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An interview with Pharmakon

Photo: Jane Chardiet

Margaret Chardiet is Pharmakon. Starting in the 2000s, the New York based musician soon became one of the icons of contemporary Industrial music, a role-model to some, an inspiration to many. The sounds she produces affect the listener physically. They are fierce and attacking. Likewise confrontational are her live performances, informed by Noise and Power Electronics. Turning towards the dark side of human existence, her latest release "Devour" (Sacred Bones Rec) is addressing the self-destructive nature of humans. We talked to Chardiet about sound aesthetics, the abyss of being, the primordial sphere, and the N.Y. noise scene.

There is live video footage of you, banging on a metal sheet and I could feel the energy overwhelming me, even though its just some video on my laptop screen. There is some force hidden in your sounds that can translate even virtually, even though the physical affection through sound in a real live setting is something completely different for sure. Do you have an explanation why certain sounds, especially distorted sounds of metal have these qualities? It might be something archaic, something to do with instinct as well. Its not only the volume. It has something to do with the frequencies and with force I guess?

With the sheet metal instrument, there is a visual act that reinforces what you hear. It’s not just the sound of distorted metal which you’re having an emotional response to, but the visceral nature of how it’s made - a body crashing into metal, cause and effect. Physical percussion is so rudimentary to human music, but in this case it’s creating a sound of inhuman machinery, of circuits being overwhelmed into distortion. One way to think of Industrial music is as Post-Industrial Revolution music. A way to consider the place of humans in the span of existence and our isolation from the natural world. Reworking cold, inert, soulless objects and discarded materials of manufacturing back into something with meaning and substance in our image. And we may not like what we hear. But it rings true.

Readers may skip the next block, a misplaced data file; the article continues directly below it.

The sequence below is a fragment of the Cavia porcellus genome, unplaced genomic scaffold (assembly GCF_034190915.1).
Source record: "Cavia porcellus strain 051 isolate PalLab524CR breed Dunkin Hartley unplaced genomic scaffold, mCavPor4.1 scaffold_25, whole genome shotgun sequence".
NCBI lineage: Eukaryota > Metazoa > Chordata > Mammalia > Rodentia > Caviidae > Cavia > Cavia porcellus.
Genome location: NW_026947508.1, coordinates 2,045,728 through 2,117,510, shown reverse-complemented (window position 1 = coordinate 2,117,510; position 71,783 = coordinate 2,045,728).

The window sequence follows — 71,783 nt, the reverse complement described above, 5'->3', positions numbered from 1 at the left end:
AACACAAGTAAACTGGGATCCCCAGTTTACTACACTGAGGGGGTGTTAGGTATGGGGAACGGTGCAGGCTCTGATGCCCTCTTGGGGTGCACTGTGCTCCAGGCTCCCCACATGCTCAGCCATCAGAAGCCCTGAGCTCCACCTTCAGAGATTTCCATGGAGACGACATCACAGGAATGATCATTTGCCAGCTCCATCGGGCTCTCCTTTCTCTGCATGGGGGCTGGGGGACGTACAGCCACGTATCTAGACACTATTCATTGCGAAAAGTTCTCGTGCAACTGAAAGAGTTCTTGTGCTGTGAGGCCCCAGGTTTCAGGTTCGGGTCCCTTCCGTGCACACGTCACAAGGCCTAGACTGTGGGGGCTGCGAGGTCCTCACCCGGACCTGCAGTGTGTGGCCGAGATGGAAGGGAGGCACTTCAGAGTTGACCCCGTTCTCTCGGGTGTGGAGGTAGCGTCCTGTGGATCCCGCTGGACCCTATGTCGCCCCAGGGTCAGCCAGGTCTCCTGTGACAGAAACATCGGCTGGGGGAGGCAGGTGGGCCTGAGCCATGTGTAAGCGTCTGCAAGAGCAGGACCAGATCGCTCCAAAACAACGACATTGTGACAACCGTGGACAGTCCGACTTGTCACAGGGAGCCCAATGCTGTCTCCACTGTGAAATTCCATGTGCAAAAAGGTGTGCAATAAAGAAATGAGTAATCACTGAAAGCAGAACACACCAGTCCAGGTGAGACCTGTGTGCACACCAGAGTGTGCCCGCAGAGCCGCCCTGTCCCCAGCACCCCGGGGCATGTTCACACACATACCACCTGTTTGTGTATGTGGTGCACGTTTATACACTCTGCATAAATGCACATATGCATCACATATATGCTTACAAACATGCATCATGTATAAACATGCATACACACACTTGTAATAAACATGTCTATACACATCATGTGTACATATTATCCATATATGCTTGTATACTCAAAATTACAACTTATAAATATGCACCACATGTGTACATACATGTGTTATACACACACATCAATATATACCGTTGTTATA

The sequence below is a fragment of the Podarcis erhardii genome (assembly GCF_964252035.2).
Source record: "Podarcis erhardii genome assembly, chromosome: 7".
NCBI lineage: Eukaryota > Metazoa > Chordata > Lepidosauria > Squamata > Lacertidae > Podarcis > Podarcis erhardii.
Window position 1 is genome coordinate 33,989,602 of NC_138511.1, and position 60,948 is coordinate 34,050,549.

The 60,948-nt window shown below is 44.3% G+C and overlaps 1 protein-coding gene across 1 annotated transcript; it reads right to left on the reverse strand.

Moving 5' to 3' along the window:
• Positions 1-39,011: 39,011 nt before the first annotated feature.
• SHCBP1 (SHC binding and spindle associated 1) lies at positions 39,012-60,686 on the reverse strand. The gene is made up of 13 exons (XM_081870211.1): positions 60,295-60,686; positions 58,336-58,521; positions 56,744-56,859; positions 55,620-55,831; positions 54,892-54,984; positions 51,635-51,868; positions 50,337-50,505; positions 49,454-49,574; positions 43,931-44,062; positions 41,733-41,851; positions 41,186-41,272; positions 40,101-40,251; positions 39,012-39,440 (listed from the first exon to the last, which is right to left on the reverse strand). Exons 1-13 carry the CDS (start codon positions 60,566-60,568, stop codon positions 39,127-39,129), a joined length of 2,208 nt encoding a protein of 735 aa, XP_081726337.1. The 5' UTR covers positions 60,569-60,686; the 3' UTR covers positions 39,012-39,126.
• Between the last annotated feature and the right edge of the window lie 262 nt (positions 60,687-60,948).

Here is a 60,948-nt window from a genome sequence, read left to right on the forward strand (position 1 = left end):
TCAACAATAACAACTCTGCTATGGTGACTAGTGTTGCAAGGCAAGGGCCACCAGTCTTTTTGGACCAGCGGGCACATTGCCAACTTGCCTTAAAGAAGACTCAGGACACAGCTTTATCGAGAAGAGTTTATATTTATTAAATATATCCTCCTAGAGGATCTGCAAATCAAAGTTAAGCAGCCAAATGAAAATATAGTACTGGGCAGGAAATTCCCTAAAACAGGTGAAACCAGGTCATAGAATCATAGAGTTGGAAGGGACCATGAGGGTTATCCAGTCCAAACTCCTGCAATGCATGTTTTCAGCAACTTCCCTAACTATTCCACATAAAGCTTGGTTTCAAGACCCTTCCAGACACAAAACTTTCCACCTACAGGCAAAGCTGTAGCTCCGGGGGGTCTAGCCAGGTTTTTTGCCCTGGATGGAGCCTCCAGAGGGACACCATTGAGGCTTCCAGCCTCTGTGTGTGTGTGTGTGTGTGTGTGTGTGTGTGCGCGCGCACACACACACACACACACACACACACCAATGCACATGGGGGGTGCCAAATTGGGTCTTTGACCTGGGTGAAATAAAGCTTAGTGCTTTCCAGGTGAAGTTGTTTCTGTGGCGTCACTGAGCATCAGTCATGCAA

"I believe sound and voice can pin us to the moment and activate our awareness of our existence"

It really makes sense that youre referring to Antonin Artaud in your work. His theory of the cruel theatre and his ideas about what it can do to the actor/actress and the audience — catharsis, cleansing, bringing body and mind back to when they were united, in the primordial sphere. But also his theory about „the scream, this primordial scream that reaches down into the abyss of being, Thats something one can totally apply to your sound aesthetics. How your voice transmits, the sounds communicates - It has a direct impact. What fascinates you with his theory?

Reaching down into the primordial sphere is like recalling an inherited memory of when we were part of the rest of the living world, before we prized objects over everything else. The primordial scream is beyond word or even thought - a communication of the complexity of the human condition in the simplest form that cannot be mistaken or confused by the trappings of language and culture. The way that scent can evoke emotions and memories, I believe sound and voice can pin us to the moment and activate our awareness of our existence, the connection of body and mind, our instincts and the truths we hide from.